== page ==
Should Drifting Be Considered A Sport?
What is Drifting? Drifting is a Japanese sub-culture, or better yet, an underground race world that surfaced around a couple of decades ago. If Nascar racing, which is high horse powered cars racing in circles and Indy car racing, which is also high formula cars racing in more of a street enviornment are considered sports, then why isn't Drifting considered one? All are almost alike except for the types of cars used and the rules involved in the race.
The art of drifting became popular when racers from Japan, Becoming a little bored with the quarter mile races, and grand prix styles of racing thought of a new way to race. Simply drifting is just another high intensity performance driving technique. Originally just became a new way to get around a race track or mountain roads, drifting has now become a special event. These drifting competitions have now been popping up all around the country and around the world.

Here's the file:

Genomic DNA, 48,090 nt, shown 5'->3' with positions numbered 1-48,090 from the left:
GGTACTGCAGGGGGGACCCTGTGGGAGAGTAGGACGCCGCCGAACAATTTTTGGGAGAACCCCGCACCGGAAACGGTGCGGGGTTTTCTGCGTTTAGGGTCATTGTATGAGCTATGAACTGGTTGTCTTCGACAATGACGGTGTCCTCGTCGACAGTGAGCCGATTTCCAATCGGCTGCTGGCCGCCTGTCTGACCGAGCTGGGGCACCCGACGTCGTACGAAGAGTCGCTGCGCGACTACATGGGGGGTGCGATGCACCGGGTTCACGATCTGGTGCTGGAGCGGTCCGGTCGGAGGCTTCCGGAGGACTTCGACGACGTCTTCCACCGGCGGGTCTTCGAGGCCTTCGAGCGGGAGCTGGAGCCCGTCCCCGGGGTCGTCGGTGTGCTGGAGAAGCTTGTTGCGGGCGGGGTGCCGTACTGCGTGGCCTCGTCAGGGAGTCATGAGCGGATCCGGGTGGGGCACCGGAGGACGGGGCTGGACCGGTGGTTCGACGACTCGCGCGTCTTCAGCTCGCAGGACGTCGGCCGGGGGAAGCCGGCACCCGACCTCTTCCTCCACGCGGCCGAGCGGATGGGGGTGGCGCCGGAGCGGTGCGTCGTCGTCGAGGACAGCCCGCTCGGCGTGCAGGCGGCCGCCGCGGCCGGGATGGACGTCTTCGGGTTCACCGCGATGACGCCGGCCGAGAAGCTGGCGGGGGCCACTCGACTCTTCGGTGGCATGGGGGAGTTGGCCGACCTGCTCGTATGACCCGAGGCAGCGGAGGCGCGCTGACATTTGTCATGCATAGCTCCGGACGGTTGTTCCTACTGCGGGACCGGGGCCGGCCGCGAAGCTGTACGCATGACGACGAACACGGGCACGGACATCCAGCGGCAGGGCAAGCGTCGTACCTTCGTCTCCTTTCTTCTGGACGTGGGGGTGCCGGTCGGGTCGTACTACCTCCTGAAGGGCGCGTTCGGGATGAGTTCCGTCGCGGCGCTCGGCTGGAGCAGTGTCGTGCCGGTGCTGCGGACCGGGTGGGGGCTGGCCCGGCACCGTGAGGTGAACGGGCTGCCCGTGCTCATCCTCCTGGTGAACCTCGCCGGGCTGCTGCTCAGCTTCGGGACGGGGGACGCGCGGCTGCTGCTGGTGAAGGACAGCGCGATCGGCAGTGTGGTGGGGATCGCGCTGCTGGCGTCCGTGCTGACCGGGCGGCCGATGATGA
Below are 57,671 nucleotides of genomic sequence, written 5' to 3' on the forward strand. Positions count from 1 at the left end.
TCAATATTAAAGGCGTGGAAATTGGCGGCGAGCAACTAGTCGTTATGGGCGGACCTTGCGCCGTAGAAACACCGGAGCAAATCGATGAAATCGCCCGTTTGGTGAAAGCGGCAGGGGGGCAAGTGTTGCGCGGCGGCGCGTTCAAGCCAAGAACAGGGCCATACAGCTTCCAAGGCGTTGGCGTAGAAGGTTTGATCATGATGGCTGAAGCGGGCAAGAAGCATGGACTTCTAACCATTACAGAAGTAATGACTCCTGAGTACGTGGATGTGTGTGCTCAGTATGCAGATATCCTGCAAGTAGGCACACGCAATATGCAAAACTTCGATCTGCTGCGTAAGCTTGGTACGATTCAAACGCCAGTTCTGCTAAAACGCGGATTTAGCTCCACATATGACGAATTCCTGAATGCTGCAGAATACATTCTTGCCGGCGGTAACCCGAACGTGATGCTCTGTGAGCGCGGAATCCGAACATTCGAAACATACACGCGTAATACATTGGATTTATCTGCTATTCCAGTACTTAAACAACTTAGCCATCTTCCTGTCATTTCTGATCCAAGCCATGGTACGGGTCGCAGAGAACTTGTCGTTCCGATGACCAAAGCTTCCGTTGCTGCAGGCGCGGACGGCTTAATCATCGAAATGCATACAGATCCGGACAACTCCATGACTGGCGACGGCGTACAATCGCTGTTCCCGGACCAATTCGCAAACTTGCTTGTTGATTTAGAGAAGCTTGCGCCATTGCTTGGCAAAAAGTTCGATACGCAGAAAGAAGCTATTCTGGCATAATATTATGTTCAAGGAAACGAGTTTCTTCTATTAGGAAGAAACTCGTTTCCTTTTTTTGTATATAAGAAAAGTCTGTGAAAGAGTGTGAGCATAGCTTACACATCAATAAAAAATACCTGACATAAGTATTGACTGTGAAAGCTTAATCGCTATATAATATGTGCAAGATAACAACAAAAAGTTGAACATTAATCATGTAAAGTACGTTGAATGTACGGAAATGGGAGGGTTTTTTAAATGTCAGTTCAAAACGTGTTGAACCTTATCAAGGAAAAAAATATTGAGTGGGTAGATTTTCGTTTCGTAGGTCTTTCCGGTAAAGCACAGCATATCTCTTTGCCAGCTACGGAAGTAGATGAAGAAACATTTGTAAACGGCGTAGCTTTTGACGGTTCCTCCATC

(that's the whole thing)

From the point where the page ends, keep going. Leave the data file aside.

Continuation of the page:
Merriam Webster's Collegiate Dictionary defines sport as physical activity engaged in for pleasure. In Nascar and Indy car racing, the drivers may not necessarily be considered athletes, but what they do for pleasure is considered a sport. In drifting there really is not that much difference between. Like other, the drivers may not be considered athletes, but they participate in something that gives them pleasure. In all types of racing there are a number of skills required to participate.
To begin drifting, the driver must learn that car control is key, which figures be importantly in almost any type of racing. To understand the car and it's dynamics will help the driver not only master the art of drifting, but also protect himself and other racers from any injuries. "In drifting one must "over-steer in a corner or sharp turn, while controlling the car. When this is done properly, the back end of the car should "whip out of the turn (like the effect of whipping a